Esophageal intubation and carbonated beverages
Occasionally, an end-expired level of 2.5% (17-18 mm Hg, highest observed measurement in swine study was 38-39 mm Hg) or more may be observed in first six breaths during esophageal intubation in the presence of carbonated beverages in the stomach. However, the shape of the capnograms appear abnormal and should alert to a non tracheal intubation.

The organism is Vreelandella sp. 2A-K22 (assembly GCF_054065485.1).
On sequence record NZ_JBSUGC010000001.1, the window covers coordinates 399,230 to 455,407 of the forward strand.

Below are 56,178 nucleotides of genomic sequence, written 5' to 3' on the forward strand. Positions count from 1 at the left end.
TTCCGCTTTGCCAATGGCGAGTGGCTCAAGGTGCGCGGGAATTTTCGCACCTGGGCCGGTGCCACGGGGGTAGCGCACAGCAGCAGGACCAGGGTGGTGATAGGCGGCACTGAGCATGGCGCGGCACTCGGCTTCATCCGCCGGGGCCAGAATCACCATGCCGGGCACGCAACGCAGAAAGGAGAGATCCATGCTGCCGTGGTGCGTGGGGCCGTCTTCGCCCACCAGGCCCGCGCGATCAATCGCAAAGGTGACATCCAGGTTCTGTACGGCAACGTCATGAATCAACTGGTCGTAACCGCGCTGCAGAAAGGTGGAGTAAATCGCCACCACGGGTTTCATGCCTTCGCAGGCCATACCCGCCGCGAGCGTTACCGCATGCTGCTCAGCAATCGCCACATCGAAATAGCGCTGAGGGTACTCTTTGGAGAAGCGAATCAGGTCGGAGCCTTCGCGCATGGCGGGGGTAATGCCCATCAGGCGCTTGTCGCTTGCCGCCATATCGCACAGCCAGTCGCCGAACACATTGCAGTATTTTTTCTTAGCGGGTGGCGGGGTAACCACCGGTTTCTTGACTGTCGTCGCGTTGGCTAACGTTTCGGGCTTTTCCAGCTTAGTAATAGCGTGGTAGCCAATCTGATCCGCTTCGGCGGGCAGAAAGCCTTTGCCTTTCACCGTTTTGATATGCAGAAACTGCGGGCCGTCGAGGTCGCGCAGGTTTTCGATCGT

Sum Ping etal. Reliability of capnography in identifying esophageal intubation with carbonated beverage or antacid in the stomach. Anesth Analg 1991;73:333-7.